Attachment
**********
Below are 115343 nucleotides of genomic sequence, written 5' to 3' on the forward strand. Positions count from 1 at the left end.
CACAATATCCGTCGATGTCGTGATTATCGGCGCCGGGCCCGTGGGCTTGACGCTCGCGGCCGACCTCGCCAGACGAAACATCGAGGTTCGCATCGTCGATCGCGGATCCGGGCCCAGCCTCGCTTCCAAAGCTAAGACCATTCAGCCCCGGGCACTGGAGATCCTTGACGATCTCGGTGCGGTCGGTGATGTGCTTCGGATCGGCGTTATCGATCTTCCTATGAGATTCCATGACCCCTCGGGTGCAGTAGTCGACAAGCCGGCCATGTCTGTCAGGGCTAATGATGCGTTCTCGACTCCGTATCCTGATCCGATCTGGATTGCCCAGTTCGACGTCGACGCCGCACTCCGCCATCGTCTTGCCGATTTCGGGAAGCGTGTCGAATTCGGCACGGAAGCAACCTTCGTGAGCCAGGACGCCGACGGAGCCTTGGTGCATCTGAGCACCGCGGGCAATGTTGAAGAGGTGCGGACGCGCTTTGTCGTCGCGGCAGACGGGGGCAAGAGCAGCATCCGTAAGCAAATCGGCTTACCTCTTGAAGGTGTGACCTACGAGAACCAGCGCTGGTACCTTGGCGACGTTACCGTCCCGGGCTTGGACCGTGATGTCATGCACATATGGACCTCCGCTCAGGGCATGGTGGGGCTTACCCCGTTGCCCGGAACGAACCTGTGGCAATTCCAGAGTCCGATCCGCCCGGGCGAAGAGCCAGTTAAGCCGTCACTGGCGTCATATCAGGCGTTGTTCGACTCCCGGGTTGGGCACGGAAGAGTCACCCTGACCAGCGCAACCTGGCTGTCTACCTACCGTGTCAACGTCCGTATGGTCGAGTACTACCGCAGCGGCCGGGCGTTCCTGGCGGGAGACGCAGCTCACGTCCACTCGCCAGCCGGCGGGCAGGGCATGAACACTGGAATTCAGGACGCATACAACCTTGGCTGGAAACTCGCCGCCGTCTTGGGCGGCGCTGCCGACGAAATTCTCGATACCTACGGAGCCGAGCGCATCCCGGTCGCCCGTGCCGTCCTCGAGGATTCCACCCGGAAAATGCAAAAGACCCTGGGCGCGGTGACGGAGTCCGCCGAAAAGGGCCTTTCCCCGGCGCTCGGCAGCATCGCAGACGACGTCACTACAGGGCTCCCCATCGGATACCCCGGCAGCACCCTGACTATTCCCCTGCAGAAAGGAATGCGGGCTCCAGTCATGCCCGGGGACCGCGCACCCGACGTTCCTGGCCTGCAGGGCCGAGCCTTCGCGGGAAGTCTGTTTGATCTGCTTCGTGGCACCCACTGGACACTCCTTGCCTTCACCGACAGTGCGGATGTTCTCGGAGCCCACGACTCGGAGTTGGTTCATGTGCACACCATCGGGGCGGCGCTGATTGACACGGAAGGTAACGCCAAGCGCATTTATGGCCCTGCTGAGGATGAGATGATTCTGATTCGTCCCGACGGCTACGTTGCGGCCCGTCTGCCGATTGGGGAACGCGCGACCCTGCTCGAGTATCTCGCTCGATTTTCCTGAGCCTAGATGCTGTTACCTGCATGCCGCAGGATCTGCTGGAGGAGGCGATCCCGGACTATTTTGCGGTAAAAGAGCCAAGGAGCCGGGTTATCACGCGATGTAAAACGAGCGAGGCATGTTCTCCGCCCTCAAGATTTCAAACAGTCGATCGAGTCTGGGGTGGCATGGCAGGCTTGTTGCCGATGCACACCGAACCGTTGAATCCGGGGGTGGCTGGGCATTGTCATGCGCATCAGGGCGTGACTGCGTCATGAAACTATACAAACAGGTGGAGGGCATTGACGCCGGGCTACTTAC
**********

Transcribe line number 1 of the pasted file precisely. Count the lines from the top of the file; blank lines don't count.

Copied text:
Below are 115343 nucleotides of genomic sequence, written 5' to 3' on the forward strand. Positions count from 1 at the left end.